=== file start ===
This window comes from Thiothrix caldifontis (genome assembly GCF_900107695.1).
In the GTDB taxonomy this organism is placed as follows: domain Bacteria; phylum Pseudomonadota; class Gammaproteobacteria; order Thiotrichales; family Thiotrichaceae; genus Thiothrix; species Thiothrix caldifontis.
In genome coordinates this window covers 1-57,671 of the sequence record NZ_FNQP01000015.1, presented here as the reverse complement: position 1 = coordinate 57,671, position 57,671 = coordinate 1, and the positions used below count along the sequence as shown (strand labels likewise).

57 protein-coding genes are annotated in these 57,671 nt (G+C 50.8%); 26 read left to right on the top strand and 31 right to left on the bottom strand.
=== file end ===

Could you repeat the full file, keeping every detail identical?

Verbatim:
This window comes from Thiothrix caldifontis (genome assembly GCF_900107695.1).
In the GTDB taxonomy this organism is placed as follows: domain Bacteria; phylum Pseudomonadota; class Gammaproteobacteria; order Thiotrichales; family Thiotrichaceae; genus Thiothrix; species Thiothrix caldifontis.
In genome coordinates this window covers 1-57,671 of the sequence record NZ_FNQP01000015.1, presented here as the reverse complement: position 1 = coordinate 57,671, position 57,671 = coordinate 1, and the positions used below count along the sequence as shown (strand labels likewise).

57 protein-coding genes are annotated in these 57,671 nt (G+C 50.8%); 26 read left to right on the top strand and 31 right to left on the bottom strand.